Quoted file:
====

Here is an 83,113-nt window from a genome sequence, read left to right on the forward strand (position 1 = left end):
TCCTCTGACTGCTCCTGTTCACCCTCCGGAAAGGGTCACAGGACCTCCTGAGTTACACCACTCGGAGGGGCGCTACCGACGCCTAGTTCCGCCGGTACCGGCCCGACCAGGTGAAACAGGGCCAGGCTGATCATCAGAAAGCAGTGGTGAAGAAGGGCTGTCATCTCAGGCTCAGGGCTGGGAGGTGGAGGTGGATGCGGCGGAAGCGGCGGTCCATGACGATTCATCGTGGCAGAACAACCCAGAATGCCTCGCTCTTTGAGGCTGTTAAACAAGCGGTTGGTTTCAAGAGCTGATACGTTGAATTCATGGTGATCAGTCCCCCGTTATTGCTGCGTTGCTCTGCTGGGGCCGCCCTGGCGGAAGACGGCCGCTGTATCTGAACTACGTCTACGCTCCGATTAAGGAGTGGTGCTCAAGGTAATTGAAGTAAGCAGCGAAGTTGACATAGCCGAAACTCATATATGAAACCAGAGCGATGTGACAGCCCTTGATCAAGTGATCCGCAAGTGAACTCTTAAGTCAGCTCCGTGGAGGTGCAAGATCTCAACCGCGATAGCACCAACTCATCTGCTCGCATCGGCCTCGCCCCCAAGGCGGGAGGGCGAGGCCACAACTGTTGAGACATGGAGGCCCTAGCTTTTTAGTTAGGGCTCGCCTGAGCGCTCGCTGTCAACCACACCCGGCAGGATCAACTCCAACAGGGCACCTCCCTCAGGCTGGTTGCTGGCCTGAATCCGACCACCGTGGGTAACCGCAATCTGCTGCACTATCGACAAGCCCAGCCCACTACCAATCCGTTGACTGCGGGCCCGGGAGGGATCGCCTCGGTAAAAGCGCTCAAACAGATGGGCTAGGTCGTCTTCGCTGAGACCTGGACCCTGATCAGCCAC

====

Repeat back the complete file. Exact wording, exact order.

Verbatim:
Here is an 83,113-nt window from a genome sequence, read left to right on the forward strand (position 1 = left end):
TCCTCTGACTGCTCCTGTTCACCCTCCGGAAAGGGTCACAGGACCTCCTGAGTTACACCACTCGGAGGGGCGCTACCGACGCCTAGTTCCGCCGGTACCGGCCCGACCAGGTGAAACAGGGCCAGGCTGATCATCAGAAAGCAGTGGTGAAGAAGGGCTGTCATCTCAGGCTCAGGGCTGGGAGGTGGAGGTGGATGCGGCGGAAGCGGCGGTCCATGACGATTCATCGTGGCAGAACAACCCAGAATGCCTCGCTCTTTGAGGCTGTTAAACAAGCGGTTGGTTTCAAGAGCTGATACGTTGAATTCATGGTGATCAGTCCCCCGTTATTGCTGCGTTGCTCTGCTGGGGCCGCCCTGGCGGAAGACGGCCGCTGTATCTGAACTACGTCTACGCTCCGATTAAGGAGTGGTGCTCAAGGTAATTGAAGTAAGCAGCGAAGTTGACATAGCCGAAACTCATATATGAAACCAGAGCGATGTGACAGCCCTTGATCAAGTGATCCGCAAGTGAACTCTTAAGTCAGCTCCGTGGAGGTGCAAGATCTCAACCGCGATAGCACCAACTCATCTGCTCGCATCGGCCTCGCCCCCAAGGCGGGAGGGCGAGGCCACAACTGTTGAGACATGGAGGCCCTAGCTTTTTAGTTAGGGCTCGCCTGAGCGCTCGCTGTCAACCACACCCGGCAGGATCAACTCCAACAGGGCACCTCCCTCAGGCTGGTTGCTGGCCTGAATCCGACCACCGTGGGTAACCGCAATCTGCTGCACTATCGACAAGCCCAGCCCACTACCAATCCGTTGACTGCGGGCCCGGGAGGGATCGCCTCGGTAAAAGCGCTCAAACAGATGGGCTAGGTCGTCTTCGCTGAGACCTGGACCCTGATCAGCCAC